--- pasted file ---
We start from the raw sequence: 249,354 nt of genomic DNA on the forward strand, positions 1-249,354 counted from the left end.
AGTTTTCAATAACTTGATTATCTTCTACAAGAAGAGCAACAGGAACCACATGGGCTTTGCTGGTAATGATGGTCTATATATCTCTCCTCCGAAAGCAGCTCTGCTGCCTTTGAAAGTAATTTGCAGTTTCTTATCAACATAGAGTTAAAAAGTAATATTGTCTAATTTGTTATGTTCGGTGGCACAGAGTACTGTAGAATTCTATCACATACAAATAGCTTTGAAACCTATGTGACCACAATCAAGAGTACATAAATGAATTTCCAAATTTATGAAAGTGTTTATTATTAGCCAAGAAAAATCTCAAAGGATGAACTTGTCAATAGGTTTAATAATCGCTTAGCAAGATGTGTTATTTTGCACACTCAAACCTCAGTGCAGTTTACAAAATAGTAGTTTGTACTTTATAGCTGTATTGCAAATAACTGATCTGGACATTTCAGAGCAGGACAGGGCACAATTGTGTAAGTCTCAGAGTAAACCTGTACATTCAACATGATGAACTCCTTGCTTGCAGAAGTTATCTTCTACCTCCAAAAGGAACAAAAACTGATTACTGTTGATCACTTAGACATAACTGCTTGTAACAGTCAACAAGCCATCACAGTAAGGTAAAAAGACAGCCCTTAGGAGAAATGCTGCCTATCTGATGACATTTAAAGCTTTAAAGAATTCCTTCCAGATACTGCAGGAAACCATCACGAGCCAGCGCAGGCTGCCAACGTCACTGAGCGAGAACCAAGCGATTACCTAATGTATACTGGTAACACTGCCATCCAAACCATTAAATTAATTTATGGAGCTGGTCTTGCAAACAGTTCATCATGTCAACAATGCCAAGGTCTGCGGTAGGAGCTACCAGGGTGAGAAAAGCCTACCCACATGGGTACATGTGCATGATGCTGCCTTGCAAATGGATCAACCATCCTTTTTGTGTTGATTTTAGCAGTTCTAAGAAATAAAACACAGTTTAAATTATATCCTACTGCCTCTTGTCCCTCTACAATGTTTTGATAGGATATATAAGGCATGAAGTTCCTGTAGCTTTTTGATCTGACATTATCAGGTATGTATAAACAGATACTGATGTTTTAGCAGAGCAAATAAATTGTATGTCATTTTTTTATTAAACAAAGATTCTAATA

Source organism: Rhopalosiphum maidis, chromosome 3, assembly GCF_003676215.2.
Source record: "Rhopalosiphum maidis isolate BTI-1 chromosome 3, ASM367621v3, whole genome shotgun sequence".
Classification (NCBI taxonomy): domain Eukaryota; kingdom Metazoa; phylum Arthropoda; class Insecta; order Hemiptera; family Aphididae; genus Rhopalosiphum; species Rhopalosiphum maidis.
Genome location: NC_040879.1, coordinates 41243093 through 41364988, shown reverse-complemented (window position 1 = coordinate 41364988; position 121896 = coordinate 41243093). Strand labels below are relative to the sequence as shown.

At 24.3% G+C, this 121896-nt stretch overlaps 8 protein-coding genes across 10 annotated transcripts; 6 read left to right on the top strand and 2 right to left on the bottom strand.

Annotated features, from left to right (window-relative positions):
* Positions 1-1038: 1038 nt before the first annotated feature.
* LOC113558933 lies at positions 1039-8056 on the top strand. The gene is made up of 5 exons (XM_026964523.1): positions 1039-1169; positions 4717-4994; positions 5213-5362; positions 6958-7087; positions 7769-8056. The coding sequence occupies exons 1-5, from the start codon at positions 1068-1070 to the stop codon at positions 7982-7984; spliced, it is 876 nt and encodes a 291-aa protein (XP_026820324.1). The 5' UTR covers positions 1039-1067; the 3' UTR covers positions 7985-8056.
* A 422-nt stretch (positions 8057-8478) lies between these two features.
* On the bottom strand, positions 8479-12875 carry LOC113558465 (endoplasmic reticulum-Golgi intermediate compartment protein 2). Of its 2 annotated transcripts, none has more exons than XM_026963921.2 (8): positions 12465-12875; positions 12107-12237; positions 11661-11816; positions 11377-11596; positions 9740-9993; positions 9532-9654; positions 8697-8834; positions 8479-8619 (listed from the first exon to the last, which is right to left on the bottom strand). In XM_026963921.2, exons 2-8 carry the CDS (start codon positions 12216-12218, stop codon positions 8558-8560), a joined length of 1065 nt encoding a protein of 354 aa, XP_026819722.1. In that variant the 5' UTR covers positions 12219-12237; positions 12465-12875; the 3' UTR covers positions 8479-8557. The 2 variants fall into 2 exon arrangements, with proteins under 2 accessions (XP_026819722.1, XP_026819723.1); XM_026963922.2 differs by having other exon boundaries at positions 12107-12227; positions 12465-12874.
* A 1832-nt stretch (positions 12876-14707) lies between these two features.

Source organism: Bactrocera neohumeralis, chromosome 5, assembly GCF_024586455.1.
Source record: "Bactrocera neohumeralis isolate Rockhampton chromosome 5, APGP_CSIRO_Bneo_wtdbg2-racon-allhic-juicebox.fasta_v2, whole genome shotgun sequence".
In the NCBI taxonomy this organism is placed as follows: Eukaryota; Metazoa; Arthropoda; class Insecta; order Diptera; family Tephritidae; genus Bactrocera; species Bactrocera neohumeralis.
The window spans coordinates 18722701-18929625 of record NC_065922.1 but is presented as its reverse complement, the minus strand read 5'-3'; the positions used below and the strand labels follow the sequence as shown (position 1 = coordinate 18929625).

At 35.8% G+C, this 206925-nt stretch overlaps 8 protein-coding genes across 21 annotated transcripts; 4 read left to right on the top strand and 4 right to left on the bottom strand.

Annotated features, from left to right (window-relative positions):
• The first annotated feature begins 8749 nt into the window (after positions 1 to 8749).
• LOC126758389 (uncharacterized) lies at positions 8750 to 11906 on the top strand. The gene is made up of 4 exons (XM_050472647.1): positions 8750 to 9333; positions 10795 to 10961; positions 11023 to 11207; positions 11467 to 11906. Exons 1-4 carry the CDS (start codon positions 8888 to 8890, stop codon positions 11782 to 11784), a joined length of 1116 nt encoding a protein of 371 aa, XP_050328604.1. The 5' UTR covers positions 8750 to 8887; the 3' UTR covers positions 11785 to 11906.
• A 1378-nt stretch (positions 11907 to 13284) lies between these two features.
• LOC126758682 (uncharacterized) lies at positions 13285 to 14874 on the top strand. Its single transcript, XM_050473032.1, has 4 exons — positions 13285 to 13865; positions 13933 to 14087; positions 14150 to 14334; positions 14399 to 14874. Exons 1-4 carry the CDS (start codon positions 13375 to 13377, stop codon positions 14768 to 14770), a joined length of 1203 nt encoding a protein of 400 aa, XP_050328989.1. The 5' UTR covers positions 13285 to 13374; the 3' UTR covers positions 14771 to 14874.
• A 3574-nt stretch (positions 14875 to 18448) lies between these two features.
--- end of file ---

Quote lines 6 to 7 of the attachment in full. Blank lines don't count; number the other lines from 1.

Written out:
Genome location: NC_040879.1, coordinates 41243093 through 41364988, shown reverse-complemented (window position 1 = coordinate 41364988; position 121896 = coordinate 41243093). Strand labels below are relative to the sequence as shown.

At 24.3% G+C, this 121896-nt stretch overlaps 8 protein-coding genes across 10 annotated transcripts; 6 read left to right on the top strand and 2 right to left on the bottom strand.